Martí Juanola-Falgarona et al. Dietary Intake of Vitamin K Is Inversely Associated with Mortality Risk. J Nutr
2014;144(5):743-750. http://jn.nutrition.org/content/early/2014/03/19/jn.113.187740 (accessed 04-29-2015)
When it comes to getting the most from your digestion, it’s more than “you are what you eat” — it’s “you are what you absorb.”
That’s because even if you eat the highest quality foods, you need to digest and absorb their nutrients to get the benefits. Digestive problems keep you from doing this, plus lead to distressing symptoms like gas, diarrhea, bloating, constipation, weight gain and more.
You can take simple and practical changes to improve digestion and get the nutrients you need. Here are my top 10 steps for better digestion:
1. Drink hot water and hot herbal teas.
Both help detoxify the body and build digestive strength. Simmering a few slices of ginger root in boiling water makes a ginger root tea that stimulates digestion. Ginger in food has the same effect, as does candied ginger root eaten after meals. Other herbs that promote good digestion and make excellent herbal teas are chamomile, peppermint, and cinnamon.
2. Eat freshly cooked foods.
Freshly cooked foods are the most nourishing and are free of molds or staleness. It’s better to eat a simple, freshly cooked meal than a complicated one made of leftovers.
3. Chew your food well and eat at a moderate pace.
Ideally, you should chew each mouthful some 30 times, breaking the food into small particles and allowing the salivary enzymes to begin their work digesting the food. Try putting the fork down between each mouthful and swallowing one bite before taking another as a way to slow down if you’re accustomed to “bolting” your food.
4. Eat simply.
Mixing many different types of foods taxes the digestive system. Experiment with simple meals of just two or three different foods.
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5. Eat cooked foods instead of cold or raw foods.
As traditional Eastern medicine explains, food must be “burned” in the “fire” of digestion. Cold and raw foods must be “heated up” more than cooked foods and as such they dampen and weaken the fire of digestion. People with weak digestion would do well to eat no or little raw or cold food or drinks. This means favoring cooked vegetables and fruits over raw produce, and using hot soups, casseroles, or grain and bean dishes in place of sandwiches or snack-type meals. Avoid cooling the “fire” with cold drinks or ice water during meals.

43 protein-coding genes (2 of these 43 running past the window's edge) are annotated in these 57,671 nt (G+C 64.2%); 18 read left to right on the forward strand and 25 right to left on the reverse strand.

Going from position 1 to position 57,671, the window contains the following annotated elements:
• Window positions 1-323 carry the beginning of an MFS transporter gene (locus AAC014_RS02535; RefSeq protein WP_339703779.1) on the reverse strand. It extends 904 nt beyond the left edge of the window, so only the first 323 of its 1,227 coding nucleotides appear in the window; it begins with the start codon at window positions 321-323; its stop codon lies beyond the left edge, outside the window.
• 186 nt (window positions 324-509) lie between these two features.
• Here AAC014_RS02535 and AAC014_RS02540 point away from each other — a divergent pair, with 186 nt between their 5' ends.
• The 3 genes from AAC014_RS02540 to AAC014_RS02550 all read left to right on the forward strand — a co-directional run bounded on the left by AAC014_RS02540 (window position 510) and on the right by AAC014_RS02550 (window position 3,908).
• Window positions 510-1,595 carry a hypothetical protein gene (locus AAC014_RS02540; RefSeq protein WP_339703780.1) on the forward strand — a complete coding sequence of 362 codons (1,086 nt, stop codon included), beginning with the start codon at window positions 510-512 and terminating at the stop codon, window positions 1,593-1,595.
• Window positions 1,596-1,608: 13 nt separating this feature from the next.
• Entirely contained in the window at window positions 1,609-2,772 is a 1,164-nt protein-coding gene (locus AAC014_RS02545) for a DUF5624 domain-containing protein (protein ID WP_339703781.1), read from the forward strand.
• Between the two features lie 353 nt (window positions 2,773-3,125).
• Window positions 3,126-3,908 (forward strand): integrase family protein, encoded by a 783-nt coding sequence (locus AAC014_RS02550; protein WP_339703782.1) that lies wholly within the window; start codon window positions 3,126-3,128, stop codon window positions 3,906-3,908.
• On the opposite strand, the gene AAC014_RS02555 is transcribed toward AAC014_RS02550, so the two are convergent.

6. Eat in a peaceful and relaxed environment.
If you do a little comparative test, you will note that you feel better and your digestion is smoother when you eat in a quiet, peaceful environment. Avoid watching television, reading, working, or arguing with others when you eat. You will see the difference.
7. Eat fruit between meals, not with meals, and choose cooked fruit.
Raw fruit dampens the digestive fire, especially during the winter when we are already cold. As such, those with weak digestion might find that eating raw fruit with meals causes intestinal gas and bloating. Cooked fruit is a fine dessert, and you can still use raw fruit for snacks — but know that even as an occasional snack, fruit might be a problem if your digestive fire is smoldering rather than blazing.
8. Avoid overeating.
Excessive intake of food greatly burdens the entire digestive system. Ancient Ayurvedic medicine recommends consuming the amount of food that will fit into two cupped hands at any meal. Practice moving away from the table while you are still a bit hungry.
9. Sit still and relax a few minutes after eating.
Digestion is an amazing process — it turns tofu enchiladas into blood and tissue cells. Resting a few minutes after eating gets this very complicated process off to a good start by allowing your body’s resources to focus fully on the digestive engine.
10. If all else fails, seek professional help to determine the source of the problem.
If these simple self-help steps do not resolve your digestive problems, you should consider consulting both a physician and a nutritionist. A nutritionist can help you figure out if probiotics and other nutritional digestive aids would be useful. Your physician can investigate the possibility that a medical problem is affecting your digestion.
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Weekly wisdom from the woman who builds better bones